Follow Up to 'Supervisor's Corner' Article in Wednesday, March 25, 2020 'Webster Herald'
By Webster Town Supervisor Tom Flaherty
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The news cycle in 2020 is "fast-paced." Daily newspapers like the Democrat and Chronicle often have articles that by the time the reader gets the paper, the articles are old news. COVID-19 has exacerbated that. County, state and federal mandates, executive orders, and stimulus packages are coming so fast and furious, that news is now changing by the minute. That is very challenging for a daily newspaper, but it is exponentially more challenging for a weekly paper like the Webster Herald.
I have gotten a lot of calls, text, and e-mails, and seen a lot of social media posts related to my "Supervisor's Corner" article that was in the Webster Herald's Wednesday, March 25 edition. The reality is that I wrote that article later in the day on Friday, March 20 so as to meet deadlines of printing the weekly paper. By the time it was published and people actually read it... 6-7 days had passed since I wrote it. Frankly, the number and frequency of mandates, executive orders, and unemployment changes per the stimulus package that had come in since March 20 had rendered most of the decisions articulated in that article moot! Simply said... the decision-making process was taken out of my hands by a "higher power" in the form of county, state or federal government.
I'm writing this follow-up to that article on Saturday, March 28 at 9 a.m. over a cup of coffee at my house. Therefore, if you are reading this 1 hour, 1 day, or 1 week from now, there may have been several new "twists and turns" within COVID-19 per county, state, and federal mandates. The one thing that was not rendered moot in the last 7-10 days by county, state, and/or federal mandate were the two (2) following foundational principles to the initial decision to NOT pay people who were NOT working:
1. Failure is not an option: There is a scene in the movie Apollo 13 where Ed Harris's character comes into a conference room in Houston's NASA headquarters and drops a bunch of "junk" on the table and essentially says to the 10 engineers in the room, "You need to make this into a contraption the astronauts need so they can get back to earth." The engineers initial reaction is "can't be done." The Ed Harris character replies by saying failure is not an option, so change your paradigm from CAN'T to "How can we". The result was the engineers figured out a way, made the contraption from the junk, and the astronauts got home. The parallel to the Town of Webster was that I wanted the 15 department heads to have a "How can we" attitude to figuring out jobs our employees could do as of March 23 that would benefit the Town of Webster today and in the future. This was to be done even if those jobs had to be done from their home and were outside the normal scope of what the employee did. Those department heads were more likely to "find a way" than to just accept that Governor Cuomo's 100% non-essential mandate and/or other mandates that closed facilities meant that their employees would be home NOT working and getting paid to NOT work. I feel that "challenge" to them was met and I'm proud of what the department heads have accomplished in this effort with the help of the town's IT department. I truly believe more of Webster town employees are home working due to these efforts than any other town in Monroe County.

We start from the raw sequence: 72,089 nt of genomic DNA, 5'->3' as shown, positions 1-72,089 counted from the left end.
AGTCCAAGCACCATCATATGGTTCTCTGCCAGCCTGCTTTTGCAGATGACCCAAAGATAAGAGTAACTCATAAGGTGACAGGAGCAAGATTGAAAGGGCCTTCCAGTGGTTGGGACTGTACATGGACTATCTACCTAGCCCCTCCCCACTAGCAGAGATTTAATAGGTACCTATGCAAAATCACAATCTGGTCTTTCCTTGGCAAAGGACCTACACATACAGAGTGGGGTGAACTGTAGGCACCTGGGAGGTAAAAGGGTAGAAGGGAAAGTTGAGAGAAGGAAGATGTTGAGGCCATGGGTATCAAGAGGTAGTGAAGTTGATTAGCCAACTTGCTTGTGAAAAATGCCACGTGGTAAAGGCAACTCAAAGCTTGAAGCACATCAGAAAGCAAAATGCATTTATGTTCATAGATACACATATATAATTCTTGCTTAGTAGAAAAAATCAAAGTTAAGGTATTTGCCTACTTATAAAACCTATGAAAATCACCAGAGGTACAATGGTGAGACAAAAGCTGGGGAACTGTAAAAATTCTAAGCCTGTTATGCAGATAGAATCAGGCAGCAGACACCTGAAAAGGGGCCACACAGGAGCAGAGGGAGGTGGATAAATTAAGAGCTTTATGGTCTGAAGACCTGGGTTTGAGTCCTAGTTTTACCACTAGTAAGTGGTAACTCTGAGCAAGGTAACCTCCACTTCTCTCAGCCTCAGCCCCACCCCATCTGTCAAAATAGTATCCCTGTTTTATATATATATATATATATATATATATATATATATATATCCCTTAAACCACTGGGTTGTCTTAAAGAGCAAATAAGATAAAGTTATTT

2. Work is cathartic to the employee: Maybe I just come from a different era, but I always felt that working gave a sense of pride for people and was "good for the soul" to take the person's mind off of hard times they may be encountering. COVID-19 is hard times for sure. I felt that the mental health of the town's employees was improved if we could find ways to have them work, and do so in a manner that would make them feel they were contributing to the greater good of the Town of Webster today and in the future. Statistics show that people out of work are more likely to be depressed. Couple that with the stresses of COVID-19 and it could be a real bad result for "idle time people." I'm proud of the efforts of the department heads and the 230+ town employees that are trying everything in their power to work.
I'd like to think that we have tried to be sensitive to the specific individual situations of our employees within this overall desire to "have them working." We want our employees and their families first and foremost to be safe. If they, one of their family members, or someone they caretake for is at high risk if they contract COVID-19, we are trying to be respectful to that.
As always, please feel free to call me at (585) 872-7068 or e-mail me at firstname.lastname@example.org with any questions, comments, or concerns you may have. STAY WELL, WEBSTER!